PMCCPMCCPMCC

Search tips
Search criteria 

Advanced

 
Logo of jvirolPermissionsJournals.ASM.orgJournalJV ArticleJournal InfoAuthorsReviewers
 
J Virol. May 2005; 79(9): 5326–5336.
PMCID: PMC1082718
RhoA Signaling Is Required for Respiratory Syncytial Virus-Induced Syncytium Formation and Filamentous Virion Morphology
Tara L. Gower,1 Manoj K. Pastey,2 Mark E. Peeples,3 Peter L. Collins,4 Lewis H. McCurdy,2 Timothy K. Hart,5 Alex Guth,1 Teresa R. Johnson,2 and Barney S. Graham2*
Departments of Microbiology and Immunology, Vanderbilt University School of Medicine, Nashville, Tennessee,1 Vaccine Research Center,2 Laboratory of Infectious Diseases, National Institute of Allergy and Infectious Diseases, National Institutes of Health, Bethesda, Maryland,4 Department of Pediatrics, The Ohio State University College of Medicine and Public Health, Columbus, Ohio,3 SmithKline Beecham Pharmaceuticals, King of Prussia, Pennsylvania5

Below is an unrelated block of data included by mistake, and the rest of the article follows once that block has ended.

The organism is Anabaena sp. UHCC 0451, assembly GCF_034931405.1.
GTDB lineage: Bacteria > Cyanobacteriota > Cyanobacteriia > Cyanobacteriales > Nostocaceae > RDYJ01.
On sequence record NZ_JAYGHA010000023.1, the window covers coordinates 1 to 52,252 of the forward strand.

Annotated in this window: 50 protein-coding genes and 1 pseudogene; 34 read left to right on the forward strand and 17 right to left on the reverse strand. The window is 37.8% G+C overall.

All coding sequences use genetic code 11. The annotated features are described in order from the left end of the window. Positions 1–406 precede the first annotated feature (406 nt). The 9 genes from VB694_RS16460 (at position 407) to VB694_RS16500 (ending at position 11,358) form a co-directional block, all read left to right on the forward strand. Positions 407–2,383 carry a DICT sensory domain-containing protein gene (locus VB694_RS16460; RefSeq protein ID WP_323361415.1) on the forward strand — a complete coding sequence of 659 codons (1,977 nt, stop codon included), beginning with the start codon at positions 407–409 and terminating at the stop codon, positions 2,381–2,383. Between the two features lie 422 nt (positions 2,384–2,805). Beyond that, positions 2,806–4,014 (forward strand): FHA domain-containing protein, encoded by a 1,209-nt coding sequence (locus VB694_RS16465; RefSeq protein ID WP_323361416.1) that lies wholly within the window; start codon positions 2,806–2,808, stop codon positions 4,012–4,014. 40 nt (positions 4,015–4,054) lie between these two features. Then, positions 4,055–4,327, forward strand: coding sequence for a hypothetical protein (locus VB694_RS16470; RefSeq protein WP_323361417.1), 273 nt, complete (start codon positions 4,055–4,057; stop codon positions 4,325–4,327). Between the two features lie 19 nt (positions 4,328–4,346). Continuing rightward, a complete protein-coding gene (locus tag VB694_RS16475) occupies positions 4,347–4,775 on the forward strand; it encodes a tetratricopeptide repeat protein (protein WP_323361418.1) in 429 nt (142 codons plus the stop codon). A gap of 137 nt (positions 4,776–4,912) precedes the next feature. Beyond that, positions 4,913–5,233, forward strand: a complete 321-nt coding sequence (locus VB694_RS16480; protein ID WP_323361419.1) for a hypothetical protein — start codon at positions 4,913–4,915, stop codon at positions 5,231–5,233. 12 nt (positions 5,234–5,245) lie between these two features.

*Corresponding author. Mailing address: Vaccine Research Center, Building 40, Room 2502, NIAID, NIH, 40 Convent Dr., MSC 3017, Bethesda, MD 20892-3017. Phone: (301) 594-8468. Fax: (301) 480-2771. E-mail: bgraham/at/nih.gov.
T.L.G. and M.K.P. contributed equally to this study.
Received June 7, 2004; Accepted December 21, 2004.